The blog ingredients and blog presentation are completely separated following best practices of content management. The look and feel of the blog is controlled by style-sheets and templates. This allows for merging of blogs, easy change of look and feel, and porting. 

Partial to Complete URL Translation

I write Link orgasm, and the engine spits out /vikas/blog.php?BlogID=52&alias=/erotica/kamasutra/orgasm. This has turned out to be a very convenient shorthand for me. 

Replacements and Shortcuts

I have these pet typos that I make all the time, and I'm sure everyone does. Replacements is a brute-force replacement (opposed to shortcuts, where abbreviations are expanded) for text that I type. Replacement also works great when you move a folder, or want to perform a global replacement on all of my 2500 files.

 Shortcuts -- This is a feature provided by most content managed software. It's like a macro that replaces one string with another string at blogger's request. 

The only difference between replacements and shortcuts is that the former one is automatic, while the second one is requested by the writer. So if you define a replacement of Krishna as Krishna, all occurrences of Krishna, including part of Krishnanand would be replaced. To prevent it, you should rather create a shortcut to Krishna and reference it via Krishna

Custom Macros 

Custom macros are hard-coded logic for my writing convenience. Eg: If I want to refer to a picture, I just enter its number (the size, location, credits, caption etc is all inserted by CMS). There are many such macros I have written over years for Kamat Crowbot, most of which I was able to port into the blogging engine. 


I can't believe no one blogging tool vendor has implemented a full-text searching for blogs. Although the search logic is not sophisticated, you can search Kamat Blogs via keywords and logical operators.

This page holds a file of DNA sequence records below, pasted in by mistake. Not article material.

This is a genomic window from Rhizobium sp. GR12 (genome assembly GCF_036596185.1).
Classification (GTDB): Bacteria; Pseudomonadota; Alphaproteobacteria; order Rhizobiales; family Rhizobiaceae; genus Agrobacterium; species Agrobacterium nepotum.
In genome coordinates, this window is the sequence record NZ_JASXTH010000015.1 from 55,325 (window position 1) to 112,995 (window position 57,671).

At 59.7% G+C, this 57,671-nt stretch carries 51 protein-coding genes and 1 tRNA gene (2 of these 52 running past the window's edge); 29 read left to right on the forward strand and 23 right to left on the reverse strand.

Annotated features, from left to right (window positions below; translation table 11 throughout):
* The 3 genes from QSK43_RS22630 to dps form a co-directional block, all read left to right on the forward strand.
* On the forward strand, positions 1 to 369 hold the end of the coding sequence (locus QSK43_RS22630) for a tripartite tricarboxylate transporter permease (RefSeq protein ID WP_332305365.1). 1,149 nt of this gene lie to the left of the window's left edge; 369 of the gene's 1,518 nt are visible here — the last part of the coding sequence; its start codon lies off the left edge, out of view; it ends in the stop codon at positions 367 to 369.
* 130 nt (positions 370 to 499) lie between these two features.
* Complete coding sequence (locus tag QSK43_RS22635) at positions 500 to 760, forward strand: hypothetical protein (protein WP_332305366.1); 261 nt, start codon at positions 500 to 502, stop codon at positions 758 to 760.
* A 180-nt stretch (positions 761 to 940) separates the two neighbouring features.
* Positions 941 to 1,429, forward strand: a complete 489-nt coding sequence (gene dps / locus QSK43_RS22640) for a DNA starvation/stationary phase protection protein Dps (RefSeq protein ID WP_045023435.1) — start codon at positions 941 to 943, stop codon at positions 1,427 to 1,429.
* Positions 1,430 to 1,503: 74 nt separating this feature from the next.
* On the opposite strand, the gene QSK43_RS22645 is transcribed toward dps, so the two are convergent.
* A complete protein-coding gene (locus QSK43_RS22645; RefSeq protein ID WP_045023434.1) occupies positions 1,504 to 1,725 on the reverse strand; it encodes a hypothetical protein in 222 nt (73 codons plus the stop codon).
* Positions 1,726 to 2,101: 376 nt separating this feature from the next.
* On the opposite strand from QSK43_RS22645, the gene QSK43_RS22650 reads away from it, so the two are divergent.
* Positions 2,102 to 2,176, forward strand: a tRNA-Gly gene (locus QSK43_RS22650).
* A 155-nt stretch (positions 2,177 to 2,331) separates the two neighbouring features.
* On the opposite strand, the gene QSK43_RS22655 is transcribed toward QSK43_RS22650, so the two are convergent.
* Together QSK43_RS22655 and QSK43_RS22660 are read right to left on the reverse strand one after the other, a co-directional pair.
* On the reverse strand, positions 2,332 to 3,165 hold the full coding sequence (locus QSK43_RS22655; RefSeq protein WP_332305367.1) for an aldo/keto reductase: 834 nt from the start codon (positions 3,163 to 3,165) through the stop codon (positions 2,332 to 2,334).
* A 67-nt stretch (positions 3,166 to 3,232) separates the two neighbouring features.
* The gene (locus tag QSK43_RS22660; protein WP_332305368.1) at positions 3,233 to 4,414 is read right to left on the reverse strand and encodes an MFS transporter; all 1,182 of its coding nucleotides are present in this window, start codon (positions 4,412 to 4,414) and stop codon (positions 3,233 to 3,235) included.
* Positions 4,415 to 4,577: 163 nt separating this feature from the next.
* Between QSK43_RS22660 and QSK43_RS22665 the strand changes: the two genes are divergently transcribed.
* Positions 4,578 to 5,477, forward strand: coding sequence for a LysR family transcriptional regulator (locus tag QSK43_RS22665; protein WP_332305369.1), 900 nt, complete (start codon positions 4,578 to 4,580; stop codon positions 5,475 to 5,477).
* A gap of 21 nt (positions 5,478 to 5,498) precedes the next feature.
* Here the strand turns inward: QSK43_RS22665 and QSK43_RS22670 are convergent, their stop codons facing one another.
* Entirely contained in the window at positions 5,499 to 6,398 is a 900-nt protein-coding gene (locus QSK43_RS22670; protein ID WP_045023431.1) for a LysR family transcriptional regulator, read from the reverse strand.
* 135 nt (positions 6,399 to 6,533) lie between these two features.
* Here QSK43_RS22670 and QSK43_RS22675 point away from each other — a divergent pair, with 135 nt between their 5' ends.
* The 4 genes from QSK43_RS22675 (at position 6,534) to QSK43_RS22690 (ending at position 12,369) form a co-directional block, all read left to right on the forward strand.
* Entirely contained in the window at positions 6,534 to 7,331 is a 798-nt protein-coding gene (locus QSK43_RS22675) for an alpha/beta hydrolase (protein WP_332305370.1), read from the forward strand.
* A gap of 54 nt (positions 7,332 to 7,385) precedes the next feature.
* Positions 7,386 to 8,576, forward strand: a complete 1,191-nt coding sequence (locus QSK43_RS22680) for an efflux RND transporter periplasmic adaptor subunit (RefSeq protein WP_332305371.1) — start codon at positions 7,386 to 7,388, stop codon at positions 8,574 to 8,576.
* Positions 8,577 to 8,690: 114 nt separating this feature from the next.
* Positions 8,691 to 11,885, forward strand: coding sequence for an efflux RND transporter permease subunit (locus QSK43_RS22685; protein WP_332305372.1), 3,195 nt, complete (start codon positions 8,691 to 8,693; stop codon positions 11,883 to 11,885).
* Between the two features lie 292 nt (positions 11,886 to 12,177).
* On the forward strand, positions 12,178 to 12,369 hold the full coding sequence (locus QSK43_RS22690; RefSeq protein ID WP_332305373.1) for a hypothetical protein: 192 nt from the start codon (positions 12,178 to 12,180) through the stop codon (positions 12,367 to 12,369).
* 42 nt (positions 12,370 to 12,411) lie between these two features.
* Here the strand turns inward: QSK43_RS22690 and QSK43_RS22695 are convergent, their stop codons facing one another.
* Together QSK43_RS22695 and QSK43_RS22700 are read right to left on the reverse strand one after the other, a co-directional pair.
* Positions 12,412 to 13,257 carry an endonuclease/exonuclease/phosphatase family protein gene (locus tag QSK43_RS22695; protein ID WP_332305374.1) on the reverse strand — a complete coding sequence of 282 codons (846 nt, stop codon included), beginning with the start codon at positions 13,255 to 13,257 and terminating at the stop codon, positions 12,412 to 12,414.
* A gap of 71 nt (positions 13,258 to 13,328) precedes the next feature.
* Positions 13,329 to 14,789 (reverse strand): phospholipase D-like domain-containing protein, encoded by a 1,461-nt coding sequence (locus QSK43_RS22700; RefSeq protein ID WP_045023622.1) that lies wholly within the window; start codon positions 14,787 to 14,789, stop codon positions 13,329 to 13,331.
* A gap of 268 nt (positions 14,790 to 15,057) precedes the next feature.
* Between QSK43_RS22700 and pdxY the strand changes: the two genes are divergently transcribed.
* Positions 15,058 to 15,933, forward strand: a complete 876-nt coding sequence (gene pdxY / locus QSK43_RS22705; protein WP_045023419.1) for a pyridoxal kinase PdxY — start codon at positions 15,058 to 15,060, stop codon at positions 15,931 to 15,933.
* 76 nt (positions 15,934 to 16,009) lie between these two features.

Future Blog Posting 

You can post to any day.  For instance, see my post for my 55th birthday.

The Good, Bad and the Future

Now that I went on my own, here's what I miss:

  • The opportunity to spread the word via inbreeding (Update Nov. 15, 2001 -- the new allows me to broadcast updates, which I have added.)

  • The ability to benefit from the work of first class template designers

Here's what I've learnt:

  • SOAP, WebServices, XML-RPC is all hype. There's nothing radical about them. They are just natural,  common sense technologies. If you have control over both ends of the conversation -- like I did in this case, you don't care for standards, but implement a solution that works best for you.

  • The browser of today is a very poor writing platform -- implementing a spell-check, WYSIWYG formatting tools is extremely difficult.

  • Server based content management is the way to go to foster teamwork, peer review, and iterative content development.


See Also:

Links to Sites Mentioned in the Story:

  • Blogger  -- the leading blogging tool

  • Radio UserLand -- another prominent blogging tool

  • PHP -- cross platform html embedded scripting language

Update: A Belorussian Translation of this article is at Анатомія блогаў рухавіка by Bohdan Zograf